View of wooden markers at Dayton National Home for Disabled Volunteer Soldiers cemetery, now Dayton National Cemetery; Entrance to Alexandria (VA) National Cemetery, circa 1865; Rostrum, circa 1890, Loudon Park National Cemetery
Discover Our Shared Heritage Travel Itinerary
Civil War Era National Cemeteries: Honoring Those Who Served

Ball's Bluff National Cemetery

Leesburg, Virginia

Balls Bluff National Cemetery
Ball's Bluff National Cemetery
Courtesy of the Department of Veterans Affairs,
National Cemetery Administration, History Program

Located in Loudoun County, Virginia, approximately two miles northeast of Leesburg, is Ball’s Bluff National Cemetery, which contains the remains of 54 Union soldiers who died in the nearby Battle of Ball’s Bluff in 1861.  This Union defeat early in the war spurred major political changes in Washington, D.C., and launched one of Congress’ first major investigative inquiries.  Today the cemetery is one of the smallest Civil War-era national cemeteries.

On October 21, 1861, Confederate troops, led by Brigadier General Nathan “Shanks” Evans repulsed a force of 2,000 Union soldiers, led by Brigadier General Charles Stone.  Stone’s troops were trying to cross the Potomac River at Harrison’s Island.  From here, the Union hoped to capture Leesburg, but Evans’ men were able to defeat them handily.  The Union suffered more than 900 casualties, and Evans’ troops captured another 700 as prisoners of war.  In response, the United States formed the Congressional Joint Committee on the Conduct of the War, an investigative commission that greatly influenced opinions about the war in Washington and by the public.

In December 1865, the Federal Government established Ball’s Bluff National Cemetery to provide a proper burial ground for the Union soldiers killed during the battle.  In all, 54 men lie here, however, all but one are buried as unknowns. The lone exception is James Allen, Company H, 15th Massachusetts Infantry.  The remains are interred in 25 graves, each marked with an upright marble headstone, arranged in a three-quarter circle around a central flagpole.  The square cemetery, which covers just over 2,000 square feet, is enclosed on all sides by a stone wall.  The only entrance to the cemetery is a small wrought-iron pedestrian gate flanked by stone columns in the center of the south wall.  Dense tree growth surrounds the cemetery to the north, east, and south, with a 0.3 mile long access road located to the west.  While much of Loudoun County has undergone tremendous growth in recent decades, the area immediately surrounding the national cemetery retains much of its historic character, offering a glimpse into what Ball’s Bluff looked like during the 1861 battle.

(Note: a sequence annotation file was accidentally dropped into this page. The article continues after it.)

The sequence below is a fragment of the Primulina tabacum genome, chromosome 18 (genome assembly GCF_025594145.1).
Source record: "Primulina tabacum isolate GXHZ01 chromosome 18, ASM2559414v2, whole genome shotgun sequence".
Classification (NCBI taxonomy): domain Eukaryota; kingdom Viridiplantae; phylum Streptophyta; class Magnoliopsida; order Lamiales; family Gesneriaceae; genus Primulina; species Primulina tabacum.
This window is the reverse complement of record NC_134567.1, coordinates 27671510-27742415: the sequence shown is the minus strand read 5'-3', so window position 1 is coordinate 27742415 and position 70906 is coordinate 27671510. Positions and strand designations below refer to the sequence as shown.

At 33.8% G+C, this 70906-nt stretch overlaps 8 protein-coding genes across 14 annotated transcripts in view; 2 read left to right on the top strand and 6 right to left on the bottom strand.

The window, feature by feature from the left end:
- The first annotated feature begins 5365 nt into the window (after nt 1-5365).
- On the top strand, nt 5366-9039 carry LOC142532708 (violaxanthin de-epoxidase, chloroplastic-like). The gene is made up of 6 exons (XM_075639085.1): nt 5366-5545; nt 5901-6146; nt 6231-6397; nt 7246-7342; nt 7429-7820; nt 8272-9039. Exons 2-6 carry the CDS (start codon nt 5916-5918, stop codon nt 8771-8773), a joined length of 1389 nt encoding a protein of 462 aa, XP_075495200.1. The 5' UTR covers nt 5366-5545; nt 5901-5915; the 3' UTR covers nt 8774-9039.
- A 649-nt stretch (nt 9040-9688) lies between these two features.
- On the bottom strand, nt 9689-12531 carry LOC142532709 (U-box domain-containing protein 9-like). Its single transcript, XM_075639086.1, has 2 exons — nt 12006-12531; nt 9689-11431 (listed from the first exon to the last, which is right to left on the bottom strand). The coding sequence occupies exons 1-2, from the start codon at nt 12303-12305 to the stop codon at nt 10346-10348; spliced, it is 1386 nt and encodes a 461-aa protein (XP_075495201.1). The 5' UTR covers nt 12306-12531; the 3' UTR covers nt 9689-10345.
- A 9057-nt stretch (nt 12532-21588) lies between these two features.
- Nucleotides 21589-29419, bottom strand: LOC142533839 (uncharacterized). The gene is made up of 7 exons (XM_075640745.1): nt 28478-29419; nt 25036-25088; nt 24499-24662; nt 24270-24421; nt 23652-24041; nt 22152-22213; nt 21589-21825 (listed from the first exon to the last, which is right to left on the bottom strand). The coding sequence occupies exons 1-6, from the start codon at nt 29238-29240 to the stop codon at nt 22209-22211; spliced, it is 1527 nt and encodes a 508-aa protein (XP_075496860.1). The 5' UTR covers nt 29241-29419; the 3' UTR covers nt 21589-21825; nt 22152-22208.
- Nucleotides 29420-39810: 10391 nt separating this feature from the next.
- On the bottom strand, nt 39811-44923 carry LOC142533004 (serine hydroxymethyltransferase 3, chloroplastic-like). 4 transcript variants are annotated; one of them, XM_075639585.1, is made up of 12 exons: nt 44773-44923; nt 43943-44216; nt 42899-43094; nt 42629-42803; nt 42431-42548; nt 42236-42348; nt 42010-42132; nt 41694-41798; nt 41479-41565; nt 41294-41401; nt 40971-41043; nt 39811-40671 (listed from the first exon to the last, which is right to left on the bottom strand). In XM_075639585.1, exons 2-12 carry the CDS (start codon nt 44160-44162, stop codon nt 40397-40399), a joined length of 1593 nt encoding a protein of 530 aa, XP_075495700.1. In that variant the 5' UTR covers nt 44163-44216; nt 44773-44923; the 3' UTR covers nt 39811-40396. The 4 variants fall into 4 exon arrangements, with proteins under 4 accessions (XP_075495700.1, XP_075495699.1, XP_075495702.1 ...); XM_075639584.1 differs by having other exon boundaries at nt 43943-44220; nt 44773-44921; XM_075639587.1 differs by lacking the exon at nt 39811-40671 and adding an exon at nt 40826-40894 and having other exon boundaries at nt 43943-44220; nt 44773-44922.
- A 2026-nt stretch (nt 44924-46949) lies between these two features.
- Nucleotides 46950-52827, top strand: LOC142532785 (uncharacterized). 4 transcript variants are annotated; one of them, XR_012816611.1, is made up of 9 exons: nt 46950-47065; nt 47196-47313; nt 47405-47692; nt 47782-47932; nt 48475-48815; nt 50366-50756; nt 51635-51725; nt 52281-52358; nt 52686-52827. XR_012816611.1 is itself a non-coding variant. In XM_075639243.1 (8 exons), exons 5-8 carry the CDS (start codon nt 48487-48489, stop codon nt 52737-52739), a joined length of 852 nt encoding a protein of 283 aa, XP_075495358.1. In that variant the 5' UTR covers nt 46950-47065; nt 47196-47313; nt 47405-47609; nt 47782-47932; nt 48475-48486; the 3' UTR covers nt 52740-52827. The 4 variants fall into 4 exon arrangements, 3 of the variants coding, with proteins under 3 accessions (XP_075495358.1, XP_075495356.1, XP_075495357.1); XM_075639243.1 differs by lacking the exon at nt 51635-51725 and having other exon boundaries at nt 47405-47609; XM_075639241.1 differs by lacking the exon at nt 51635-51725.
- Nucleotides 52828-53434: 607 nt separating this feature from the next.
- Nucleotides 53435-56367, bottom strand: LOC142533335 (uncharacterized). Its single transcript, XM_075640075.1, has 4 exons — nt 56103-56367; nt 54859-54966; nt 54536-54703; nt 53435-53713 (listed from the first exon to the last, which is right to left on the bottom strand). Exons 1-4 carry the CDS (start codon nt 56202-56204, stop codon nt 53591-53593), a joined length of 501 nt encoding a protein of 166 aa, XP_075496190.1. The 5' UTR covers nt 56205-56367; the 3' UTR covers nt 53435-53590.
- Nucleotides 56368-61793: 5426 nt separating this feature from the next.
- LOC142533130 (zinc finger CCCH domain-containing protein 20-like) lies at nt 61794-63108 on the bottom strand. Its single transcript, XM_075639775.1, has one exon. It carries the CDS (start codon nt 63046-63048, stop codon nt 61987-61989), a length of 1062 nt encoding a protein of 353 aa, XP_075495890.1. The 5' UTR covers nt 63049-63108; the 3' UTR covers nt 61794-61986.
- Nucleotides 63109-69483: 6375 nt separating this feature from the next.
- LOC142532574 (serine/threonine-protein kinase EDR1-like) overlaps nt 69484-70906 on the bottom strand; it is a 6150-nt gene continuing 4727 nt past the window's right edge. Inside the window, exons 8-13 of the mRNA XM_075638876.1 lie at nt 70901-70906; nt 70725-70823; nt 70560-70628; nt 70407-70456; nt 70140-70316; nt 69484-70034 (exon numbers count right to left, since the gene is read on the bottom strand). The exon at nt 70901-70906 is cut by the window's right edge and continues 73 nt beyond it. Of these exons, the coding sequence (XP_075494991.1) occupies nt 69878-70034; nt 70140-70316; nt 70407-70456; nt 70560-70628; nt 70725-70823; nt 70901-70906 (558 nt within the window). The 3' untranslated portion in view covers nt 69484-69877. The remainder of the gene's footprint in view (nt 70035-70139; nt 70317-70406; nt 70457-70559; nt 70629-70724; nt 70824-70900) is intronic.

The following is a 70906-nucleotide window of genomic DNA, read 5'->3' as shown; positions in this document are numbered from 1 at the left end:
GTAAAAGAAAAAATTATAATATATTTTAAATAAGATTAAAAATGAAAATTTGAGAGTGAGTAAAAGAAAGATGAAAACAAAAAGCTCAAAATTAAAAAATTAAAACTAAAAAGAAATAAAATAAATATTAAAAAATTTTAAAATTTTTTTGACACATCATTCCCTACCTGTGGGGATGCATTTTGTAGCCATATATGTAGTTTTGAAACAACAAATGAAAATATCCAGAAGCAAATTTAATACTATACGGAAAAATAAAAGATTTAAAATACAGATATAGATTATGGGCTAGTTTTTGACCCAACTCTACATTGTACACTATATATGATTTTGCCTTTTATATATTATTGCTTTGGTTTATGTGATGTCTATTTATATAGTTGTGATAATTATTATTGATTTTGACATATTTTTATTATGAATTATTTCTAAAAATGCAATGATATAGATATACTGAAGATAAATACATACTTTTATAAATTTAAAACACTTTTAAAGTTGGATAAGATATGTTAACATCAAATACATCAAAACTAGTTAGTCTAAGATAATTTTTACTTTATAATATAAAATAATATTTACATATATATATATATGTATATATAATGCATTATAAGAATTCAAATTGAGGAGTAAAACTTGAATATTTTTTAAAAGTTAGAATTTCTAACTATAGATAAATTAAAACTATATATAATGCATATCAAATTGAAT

Located outside of the cemetery walls are two monuments dedicated to men who died at the Battle of Ball's Bluff who are buried elsewhere.  The Thomas Clinton Lovett Hatcher Memorial honors a Confederate soldier from Augusta County, Virginia, who served in the 8th Virginia Regiment.  Hatcher is buried in Ketoctin Baptist Church Cemetery in Purcellville, Virginia.  The spot where Union General Edward D. Baker supposedly fell during the battle is marked with an upright marble marker, erected in the 1890s.  Baker is buried in San Francisco National Cemetery.
Plan your visit

Ball’s Bluff National Cemetery is located on Ball’s Bluff Road NE, 0.8 miles northeast of the intersection of Battlefield Parkway and Ball’s Bluff Road NE in Leesburg, VA.  Ball’s Bluff Battlefield and National Cemetery is designated as a National Historic Landmark; click here for the National Historic Landmark file: text and photographs.  The cemetery is open for visitation daily from dawn to dusk.  No cemetery staff is present onsite.  The administrative office is located at Culpeper National Cemetery, and the office is open Monday-Friday from 8:00am to 4:30pm, and is closed on all Federal holidays except for Memorial Day and Veterans Day.  For more information, please contact the cemetery office at 540-825-0027, or see the Department of Veterans Affairs website.  While visiting, please be mindful that our national cemeteries are hallowed ground.  Be respectful to all of our nation’s fallen soldiers and their families.  Additional cemetery policies may be posted on site.

Ball's Bluff National Cemetery is a part of the Journey Through Hallowed Ground National Heritage Area. Ball’s Bluff Battlefield and National Cemetery are both featured in the National Park Service's Discover Our Shared Heritage Travel Itinerary Journey Through Hallowed Ground Travel Itinerary, which includes other registered historic places to visit along Route 15 in the Virginia Piedmont. 

Ball’s Bluff National Cemetery was photographed to the standards of the National Park Service’s Historic American Landscape Survey

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